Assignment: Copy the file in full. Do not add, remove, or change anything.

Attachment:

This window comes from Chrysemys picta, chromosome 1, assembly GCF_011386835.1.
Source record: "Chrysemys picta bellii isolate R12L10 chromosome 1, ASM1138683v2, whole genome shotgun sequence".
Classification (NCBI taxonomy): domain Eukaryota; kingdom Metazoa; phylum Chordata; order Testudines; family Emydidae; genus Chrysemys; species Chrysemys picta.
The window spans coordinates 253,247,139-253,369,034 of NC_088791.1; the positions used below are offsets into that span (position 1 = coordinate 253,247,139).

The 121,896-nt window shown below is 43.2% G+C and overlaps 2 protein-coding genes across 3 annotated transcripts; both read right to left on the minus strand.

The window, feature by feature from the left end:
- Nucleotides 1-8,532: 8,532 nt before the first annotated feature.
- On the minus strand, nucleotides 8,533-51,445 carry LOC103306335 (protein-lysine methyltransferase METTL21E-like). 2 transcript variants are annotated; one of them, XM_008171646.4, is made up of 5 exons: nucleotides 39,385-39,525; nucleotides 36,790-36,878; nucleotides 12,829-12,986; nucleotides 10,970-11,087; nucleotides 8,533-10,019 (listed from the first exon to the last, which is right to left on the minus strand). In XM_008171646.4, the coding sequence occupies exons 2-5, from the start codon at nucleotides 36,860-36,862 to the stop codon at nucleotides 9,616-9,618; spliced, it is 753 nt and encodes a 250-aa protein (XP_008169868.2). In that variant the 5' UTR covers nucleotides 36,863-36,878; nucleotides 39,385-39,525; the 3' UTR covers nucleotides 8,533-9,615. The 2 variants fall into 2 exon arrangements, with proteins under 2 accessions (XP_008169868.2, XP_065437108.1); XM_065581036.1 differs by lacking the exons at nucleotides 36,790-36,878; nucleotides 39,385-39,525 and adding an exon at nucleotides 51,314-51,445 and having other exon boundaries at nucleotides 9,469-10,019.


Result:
This window comes from Chrysemys picta, chromosome 1, assembly GCF_011386835.1.
Source record: "Chrysemys picta bellii isolate R12L10 chromosome 1, ASM1138683v2, whole genome shotgun sequence".
Classification (NCBI taxonomy): domain Eukaryota; kingdom Metazoa; phylum Chordata; order Testudines; family Emydidae; genus Chrysemys; species Chrysemys picta.
The window spans coordinates 253,247,139-253,369,034 of NC_088791.1; the positions used below are offsets into that span (position 1 = coordinate 253,247,139).

The 121,896-nt window shown below is 43.2% G+C and overlaps 2 protein-coding genes across 3 annotated transcripts; both read right to left on the minus strand.

The window, feature by feature from the left end:
- Nucleotides 1-8,532: 8,532 nt before the first annotated feature.
- On the minus strand, nucleotides 8,533-51,445 carry LOC103306335 (protein-lysine methyltransferase METTL21E-like). 2 transcript variants are annotated; one of them, XM_008171646.4, is made up of 5 exons: nucleotides 39,385-39,525; nucleotides 36,790-36,878; nucleotides 12,829-12,986; nucleotides 10,970-11,087; nucleotides 8,533-10,019 (listed from the first exon to the last, which is right to left on the minus strand). In XM_008171646.4, the coding sequence occupies exons 2-5, from the start codon at nucleotides 36,860-36,862 to the stop codon at nucleotides 9,616-9,618; spliced, it is 753 nt and encodes a 250-aa protein (XP_008169868.2). In that variant the 5' UTR covers nucleotides 36,863-36,878; nucleotides 39,385-39,525; the 3' UTR covers nucleotides 8,533-9,615. The 2 variants fall into 2 exon arrangements, with proteins under 2 accessions (XP_008169868.2, XP_065437108.1); XM_065581036.1 differs by lacking the exons at nucleotides 36,790-36,878; nucleotides 39,385-39,525 and adding an exon at nucleotides 51,314-51,445 and having other exon boundaries at nucleotides 9,469-10,019.